‘Hemp can sequester 15t of carbon per hectare’
Hemp – a vegetable regulated as a controlled drug – has the ability to sequester 15t of carbon per hectare and is “the most complete plant-based protein known to man”, according to Chris Allen of Hemp Federation Ireland (HFI).
Sounds like it’s hitting the buzzwords at the moment – carbon sequestration and plant protein – yet regulations here in Ireland seem to be holding the industry back.
“The difficulty around the industry in Ireland at the moment is that the regulation is all over the place so it’s poorly understood generally across state agencies in Ireland,” explained Chris.
In the meantime, an incredible global industry has developed and the European market is just about to open up and industry forecasts predict the upper value of that market will be €115 billion by 2028.
The industry needs support from the state to get off the ground in a meaningful way and take a piece of the pie according to HFI.
According to Chris, the food potentials of the crop need to remain in the hands of farmers.
“If farmers are only given the fibre end of the industry, it’s not the same economically viable proposition for rural Ireland – and there’s no valid reason to take such an economically valuable and environmentally beneficial food crop from farmers and hand it over to corporate actors.
“What’s really needed now is investment in the infrastructures that don’t exist and also knowledge sharing needs to happen so that the state can make informed policy decisions in this area.”
Chris continued on to comment that the potential money to be made from the market means there is “an awful lot of corporate interest in hemp”.
We would very much be advising our Government that this crop needs to be left in the hands of Irish farmers.
Chris stressed the importance of keeping hemp in the hands of Irish farmers as research shows that commercial hemp farming can promote rural regeneration.
“It’s so important that the Irish Government implements farm focused policies; agricultural focused policies; not corporate focused policies in this context.”
She noted that the supports aren’t there for farmers and that “the regulation seems to be sliding towards a corporate focus”.
Over the past six months, HFI has been organising a National Hemp Forum to include government agencies and all the various interconnected departments who have control either over the development or regulation of the industry in Ireland.
There needs to be a proper conversation around this with proper industry experts at the table.
What can farmers produce from hemp?
According to Chris, hemp has 10,000 different end uses, but some of the main ones include the production of CBD oil, juices, oils for salad dressings and cosmetics.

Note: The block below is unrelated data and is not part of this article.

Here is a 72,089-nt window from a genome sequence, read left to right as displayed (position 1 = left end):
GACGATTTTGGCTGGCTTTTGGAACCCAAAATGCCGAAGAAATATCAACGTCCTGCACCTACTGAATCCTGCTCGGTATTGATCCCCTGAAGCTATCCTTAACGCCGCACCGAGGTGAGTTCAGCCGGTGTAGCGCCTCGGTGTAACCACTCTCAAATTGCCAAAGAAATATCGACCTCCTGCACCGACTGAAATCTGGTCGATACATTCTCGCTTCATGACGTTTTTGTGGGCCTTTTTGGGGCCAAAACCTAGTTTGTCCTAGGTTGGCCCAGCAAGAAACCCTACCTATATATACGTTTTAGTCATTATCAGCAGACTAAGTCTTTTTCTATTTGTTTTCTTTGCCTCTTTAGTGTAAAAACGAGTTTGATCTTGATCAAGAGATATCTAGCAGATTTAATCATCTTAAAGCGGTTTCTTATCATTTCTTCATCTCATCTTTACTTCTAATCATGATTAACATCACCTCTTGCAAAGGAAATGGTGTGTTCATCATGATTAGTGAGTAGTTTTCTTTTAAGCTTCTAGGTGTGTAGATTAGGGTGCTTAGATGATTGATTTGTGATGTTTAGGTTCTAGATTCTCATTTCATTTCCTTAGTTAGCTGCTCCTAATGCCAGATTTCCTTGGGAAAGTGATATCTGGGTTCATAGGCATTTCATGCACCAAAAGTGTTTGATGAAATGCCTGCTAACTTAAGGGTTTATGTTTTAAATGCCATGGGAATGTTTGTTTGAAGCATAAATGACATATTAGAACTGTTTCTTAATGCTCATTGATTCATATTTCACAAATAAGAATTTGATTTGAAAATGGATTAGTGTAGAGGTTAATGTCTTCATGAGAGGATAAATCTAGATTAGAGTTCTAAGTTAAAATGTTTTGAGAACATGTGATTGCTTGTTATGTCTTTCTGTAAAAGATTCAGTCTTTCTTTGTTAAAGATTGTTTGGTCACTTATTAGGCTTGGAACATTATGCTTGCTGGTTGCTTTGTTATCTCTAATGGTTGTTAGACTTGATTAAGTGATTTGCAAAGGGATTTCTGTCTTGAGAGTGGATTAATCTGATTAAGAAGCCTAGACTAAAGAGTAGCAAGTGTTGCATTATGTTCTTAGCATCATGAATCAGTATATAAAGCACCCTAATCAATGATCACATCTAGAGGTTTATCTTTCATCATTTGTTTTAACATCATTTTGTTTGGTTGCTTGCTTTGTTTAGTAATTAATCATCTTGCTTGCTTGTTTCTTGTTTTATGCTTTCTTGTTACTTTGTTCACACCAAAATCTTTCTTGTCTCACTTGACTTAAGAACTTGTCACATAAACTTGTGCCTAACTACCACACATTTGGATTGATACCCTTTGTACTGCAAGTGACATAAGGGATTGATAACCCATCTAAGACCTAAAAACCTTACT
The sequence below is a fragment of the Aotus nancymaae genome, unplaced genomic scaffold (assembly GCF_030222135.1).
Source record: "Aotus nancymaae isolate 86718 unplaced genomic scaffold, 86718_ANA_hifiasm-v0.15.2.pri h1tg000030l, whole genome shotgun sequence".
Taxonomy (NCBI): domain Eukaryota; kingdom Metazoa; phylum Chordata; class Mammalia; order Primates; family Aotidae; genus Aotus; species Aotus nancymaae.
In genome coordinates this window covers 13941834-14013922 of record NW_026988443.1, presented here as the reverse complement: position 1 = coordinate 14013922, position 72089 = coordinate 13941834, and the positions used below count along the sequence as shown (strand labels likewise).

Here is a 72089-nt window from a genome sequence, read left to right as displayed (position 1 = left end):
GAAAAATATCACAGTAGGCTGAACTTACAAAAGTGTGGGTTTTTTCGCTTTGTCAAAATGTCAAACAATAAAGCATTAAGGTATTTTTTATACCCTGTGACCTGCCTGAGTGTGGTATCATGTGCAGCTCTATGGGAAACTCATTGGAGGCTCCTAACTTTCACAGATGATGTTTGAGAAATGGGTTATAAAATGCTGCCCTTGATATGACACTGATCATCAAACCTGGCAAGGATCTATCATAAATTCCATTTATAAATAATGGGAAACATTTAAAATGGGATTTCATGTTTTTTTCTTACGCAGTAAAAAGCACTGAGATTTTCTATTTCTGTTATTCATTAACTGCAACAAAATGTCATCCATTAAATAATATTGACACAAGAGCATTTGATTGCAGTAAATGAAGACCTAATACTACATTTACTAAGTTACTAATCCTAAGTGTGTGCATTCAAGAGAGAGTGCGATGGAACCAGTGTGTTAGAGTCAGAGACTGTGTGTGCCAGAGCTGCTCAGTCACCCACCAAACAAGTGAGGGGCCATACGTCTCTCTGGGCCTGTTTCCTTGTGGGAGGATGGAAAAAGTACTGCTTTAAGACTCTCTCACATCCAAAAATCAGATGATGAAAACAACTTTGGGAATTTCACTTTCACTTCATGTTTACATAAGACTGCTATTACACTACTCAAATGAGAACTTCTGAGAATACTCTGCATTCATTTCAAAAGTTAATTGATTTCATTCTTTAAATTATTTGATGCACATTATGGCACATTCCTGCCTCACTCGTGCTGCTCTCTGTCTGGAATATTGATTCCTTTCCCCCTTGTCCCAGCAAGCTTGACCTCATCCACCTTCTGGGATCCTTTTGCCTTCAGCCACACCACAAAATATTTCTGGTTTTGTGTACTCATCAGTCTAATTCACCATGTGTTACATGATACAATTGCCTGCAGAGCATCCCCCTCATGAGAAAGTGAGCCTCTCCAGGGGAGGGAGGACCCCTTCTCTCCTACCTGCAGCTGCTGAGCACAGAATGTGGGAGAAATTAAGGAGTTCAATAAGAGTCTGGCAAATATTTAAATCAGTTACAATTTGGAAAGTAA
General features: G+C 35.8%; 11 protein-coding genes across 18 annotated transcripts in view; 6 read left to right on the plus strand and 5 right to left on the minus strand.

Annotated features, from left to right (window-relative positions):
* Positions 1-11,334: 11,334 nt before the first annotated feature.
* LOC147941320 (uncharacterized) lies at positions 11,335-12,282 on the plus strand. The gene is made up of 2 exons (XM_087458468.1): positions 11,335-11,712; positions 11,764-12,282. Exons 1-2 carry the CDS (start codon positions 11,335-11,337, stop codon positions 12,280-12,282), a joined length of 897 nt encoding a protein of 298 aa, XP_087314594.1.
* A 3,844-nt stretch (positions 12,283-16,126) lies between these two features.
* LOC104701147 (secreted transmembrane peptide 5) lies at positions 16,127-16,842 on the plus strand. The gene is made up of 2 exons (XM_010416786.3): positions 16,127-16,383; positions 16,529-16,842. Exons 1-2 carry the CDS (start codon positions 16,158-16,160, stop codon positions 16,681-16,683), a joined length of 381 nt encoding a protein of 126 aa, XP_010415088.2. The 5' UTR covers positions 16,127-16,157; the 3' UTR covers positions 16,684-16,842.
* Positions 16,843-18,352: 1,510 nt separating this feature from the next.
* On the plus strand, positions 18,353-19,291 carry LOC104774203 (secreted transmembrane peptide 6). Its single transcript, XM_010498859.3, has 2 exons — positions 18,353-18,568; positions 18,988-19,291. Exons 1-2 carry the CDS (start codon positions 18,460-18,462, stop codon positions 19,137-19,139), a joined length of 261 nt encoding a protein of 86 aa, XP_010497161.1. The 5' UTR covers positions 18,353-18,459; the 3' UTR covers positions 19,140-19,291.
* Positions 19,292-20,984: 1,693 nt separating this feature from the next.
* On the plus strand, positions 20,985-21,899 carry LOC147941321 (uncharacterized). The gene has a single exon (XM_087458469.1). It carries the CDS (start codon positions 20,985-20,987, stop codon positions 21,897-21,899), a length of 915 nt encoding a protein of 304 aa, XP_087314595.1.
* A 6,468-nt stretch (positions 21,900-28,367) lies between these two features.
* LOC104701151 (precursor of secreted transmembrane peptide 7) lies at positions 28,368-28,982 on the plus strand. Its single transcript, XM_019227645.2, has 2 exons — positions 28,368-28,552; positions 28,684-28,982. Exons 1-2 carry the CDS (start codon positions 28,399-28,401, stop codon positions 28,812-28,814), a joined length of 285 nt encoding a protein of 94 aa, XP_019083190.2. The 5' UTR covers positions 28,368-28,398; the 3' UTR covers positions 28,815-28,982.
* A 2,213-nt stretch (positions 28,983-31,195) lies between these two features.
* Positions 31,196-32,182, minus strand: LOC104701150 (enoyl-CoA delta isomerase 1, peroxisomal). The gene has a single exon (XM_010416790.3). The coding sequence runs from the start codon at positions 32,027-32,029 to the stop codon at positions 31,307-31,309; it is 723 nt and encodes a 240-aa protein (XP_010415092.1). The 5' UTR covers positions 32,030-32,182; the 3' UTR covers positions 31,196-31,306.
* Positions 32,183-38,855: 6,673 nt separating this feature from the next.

According to Chris, in food production one of the functions of hemp is to “keep you in a state of optimal well-being”.
“It is the most complete plant-based protein known to man. It has all nine essential amino acids, plus it has omega-3, 6 and 9.”
Hemp helps the environment
As mentioned at the top of the article, hemp has the ability to sequester 15t, depending on biomass production and other factors.
It can be grown without the use of herbicides, pesticides or fungicides and it can benefit biodiversity and ecosystems. Hemp fits in well with some of the suggested parameters outlined for the new Common Agricultural Policy (CAP), according to Chris.
It also has very good bioremediation properties, which means it can clean toxins and contaminants from the soil.
In recent years, the number of farmers growing hemp has increased substantially, from eight farmers four years ago to 77 in 2019.
It’s [the number of growers] rising and rising and this year I would expect it to be huge.
Chris noted that HFI ran some outreach meetings before at the end of last year and hundreds of people attended from all parts of the country to learn about hemp and how to grow the crop.
“Ireland is quite unique because we have one of the earliest complete supply chains in Europe,” Chris added.
Ireland’s climate is really well suited to hemp production, she noted.
“Even though it’s a very tiny industry we have some of the foremost expertise in this industry in Europe in this country.
“They are the people who started up HFI, which is a non-profit body, so our aim is to encourage the development of the industry in Ireland so that it gets developed in the way that it should to benefit Irish farmers and local communities.”
Need a licence to grow
The process of getting a licence to grow hemp has now become more farmer friendly. Licences can now be applied for at anytime during the year and last for a full calendar year, according to Chris.
Hemp can be planted when soil temperatures are at a minimum of 10°. This is usually in May and even June so there is still time to apply for 2020.
“The stumbling blocks are probably the way the plant is regulated. It’s not regulated as a normal agricultural crop. It’s regulated as a controlled substance.”
Licences are obtained from the controlled drugs section of the Health Products Regulatory Authority (HPRA).
“It’s actually a vegetable, but because it’s a member of the cannabis family it was put in with those controlled drugs.”
The 2018 farm bill in the US took the crop out of the control of the Food and Drug Administration (FDA) and put it back into agriculture.
“Hopefully, our Government will be doing the same thing to fully engage the farmers and get the industry moving,” Chris added.
The Hemp Federation Ireland conference entitled ‘Growing hemp in Ireland’ is on today, Thursday, March 12, in Tullamore and is being run in association with the National Organic Training Skillnet.